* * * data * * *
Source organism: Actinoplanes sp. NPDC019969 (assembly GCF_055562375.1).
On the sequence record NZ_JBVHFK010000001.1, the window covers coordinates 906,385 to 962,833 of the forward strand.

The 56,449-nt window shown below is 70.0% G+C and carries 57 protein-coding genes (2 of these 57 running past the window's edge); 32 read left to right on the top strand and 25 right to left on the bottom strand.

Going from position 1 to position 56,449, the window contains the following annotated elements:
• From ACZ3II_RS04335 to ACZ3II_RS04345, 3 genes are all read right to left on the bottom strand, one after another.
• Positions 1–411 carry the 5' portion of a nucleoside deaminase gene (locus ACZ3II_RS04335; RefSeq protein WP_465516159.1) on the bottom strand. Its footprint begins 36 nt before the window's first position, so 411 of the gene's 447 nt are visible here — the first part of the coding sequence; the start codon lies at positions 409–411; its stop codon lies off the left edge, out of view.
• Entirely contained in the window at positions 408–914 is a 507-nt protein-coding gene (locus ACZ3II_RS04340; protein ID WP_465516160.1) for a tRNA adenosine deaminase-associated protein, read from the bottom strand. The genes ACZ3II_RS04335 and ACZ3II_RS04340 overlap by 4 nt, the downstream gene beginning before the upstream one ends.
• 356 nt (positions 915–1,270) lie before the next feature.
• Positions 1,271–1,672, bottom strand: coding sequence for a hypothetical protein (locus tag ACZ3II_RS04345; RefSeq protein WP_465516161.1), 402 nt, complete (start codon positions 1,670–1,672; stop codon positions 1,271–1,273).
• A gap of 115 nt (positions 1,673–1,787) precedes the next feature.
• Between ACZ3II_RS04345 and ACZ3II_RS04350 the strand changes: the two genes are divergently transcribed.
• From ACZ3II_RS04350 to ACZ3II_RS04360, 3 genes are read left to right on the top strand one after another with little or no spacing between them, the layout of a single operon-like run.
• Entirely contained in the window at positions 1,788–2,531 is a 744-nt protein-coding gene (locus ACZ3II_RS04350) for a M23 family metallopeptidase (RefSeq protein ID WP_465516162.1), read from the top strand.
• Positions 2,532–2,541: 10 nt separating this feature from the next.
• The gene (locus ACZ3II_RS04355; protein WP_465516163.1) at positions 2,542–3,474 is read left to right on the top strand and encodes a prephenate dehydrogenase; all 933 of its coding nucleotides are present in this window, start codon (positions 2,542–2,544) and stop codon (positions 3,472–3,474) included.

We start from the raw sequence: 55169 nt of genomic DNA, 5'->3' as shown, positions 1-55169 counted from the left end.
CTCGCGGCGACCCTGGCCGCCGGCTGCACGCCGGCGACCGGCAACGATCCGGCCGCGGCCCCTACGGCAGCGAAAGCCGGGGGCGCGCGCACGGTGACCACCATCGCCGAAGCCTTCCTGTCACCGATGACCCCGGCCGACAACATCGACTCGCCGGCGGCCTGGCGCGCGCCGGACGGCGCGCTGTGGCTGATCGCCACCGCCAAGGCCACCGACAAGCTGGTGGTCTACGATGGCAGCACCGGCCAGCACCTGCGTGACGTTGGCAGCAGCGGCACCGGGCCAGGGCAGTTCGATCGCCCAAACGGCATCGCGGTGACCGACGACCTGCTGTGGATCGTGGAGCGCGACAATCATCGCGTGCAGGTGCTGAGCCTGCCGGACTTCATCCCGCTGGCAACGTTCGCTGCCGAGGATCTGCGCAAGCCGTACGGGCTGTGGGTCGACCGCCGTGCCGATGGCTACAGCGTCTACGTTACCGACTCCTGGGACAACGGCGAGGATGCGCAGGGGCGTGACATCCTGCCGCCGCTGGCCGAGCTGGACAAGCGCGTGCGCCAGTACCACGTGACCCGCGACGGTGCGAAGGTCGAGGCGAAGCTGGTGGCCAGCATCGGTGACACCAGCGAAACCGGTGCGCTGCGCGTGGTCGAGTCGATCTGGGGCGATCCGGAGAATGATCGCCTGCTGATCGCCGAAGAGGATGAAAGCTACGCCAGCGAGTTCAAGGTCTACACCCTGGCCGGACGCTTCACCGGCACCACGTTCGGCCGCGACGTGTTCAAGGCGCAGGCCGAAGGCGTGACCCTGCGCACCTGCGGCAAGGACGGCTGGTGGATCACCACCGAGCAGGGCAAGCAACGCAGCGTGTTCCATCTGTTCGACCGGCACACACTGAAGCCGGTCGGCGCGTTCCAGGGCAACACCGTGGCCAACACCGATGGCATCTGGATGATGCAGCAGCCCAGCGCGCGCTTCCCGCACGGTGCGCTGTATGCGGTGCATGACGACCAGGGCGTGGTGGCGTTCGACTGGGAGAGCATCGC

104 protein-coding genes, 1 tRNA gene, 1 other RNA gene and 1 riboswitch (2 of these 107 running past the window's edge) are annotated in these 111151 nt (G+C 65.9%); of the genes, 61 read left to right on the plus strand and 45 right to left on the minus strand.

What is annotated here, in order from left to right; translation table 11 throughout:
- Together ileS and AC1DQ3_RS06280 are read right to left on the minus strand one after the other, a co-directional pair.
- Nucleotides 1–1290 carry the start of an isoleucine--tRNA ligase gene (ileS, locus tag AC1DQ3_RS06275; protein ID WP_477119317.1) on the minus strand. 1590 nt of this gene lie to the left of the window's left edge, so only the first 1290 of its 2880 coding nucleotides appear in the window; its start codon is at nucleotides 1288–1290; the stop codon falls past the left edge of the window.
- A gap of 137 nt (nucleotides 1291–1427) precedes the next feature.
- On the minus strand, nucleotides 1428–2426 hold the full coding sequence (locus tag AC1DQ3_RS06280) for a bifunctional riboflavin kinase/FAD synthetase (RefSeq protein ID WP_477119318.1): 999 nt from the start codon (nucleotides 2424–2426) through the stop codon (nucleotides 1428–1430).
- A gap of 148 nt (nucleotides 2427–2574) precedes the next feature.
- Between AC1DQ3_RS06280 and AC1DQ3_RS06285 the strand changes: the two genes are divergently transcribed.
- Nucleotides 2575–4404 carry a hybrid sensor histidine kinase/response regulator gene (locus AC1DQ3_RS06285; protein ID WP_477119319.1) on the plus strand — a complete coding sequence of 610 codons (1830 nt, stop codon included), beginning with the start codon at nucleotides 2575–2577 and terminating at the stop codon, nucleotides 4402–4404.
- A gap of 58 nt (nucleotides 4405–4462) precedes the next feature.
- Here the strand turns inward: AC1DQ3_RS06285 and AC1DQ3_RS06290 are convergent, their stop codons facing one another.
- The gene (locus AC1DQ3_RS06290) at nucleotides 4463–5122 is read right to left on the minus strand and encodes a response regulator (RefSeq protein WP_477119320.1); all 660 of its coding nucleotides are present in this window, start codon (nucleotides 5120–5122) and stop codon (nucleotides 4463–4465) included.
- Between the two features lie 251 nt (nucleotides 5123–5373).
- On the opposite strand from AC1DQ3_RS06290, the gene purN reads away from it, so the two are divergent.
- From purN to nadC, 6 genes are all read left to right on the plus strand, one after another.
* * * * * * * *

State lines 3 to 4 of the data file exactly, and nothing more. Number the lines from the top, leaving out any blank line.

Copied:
The 56,449-nt window shown below is 70.0% G+C and carries 57 protein-coding genes (2 of these 57 running past the window's edge); 32 read left to right on the top strand and 25 right to left on the bottom strand.

Going from position 1 to position 56,449, the window contains the following annotated elements: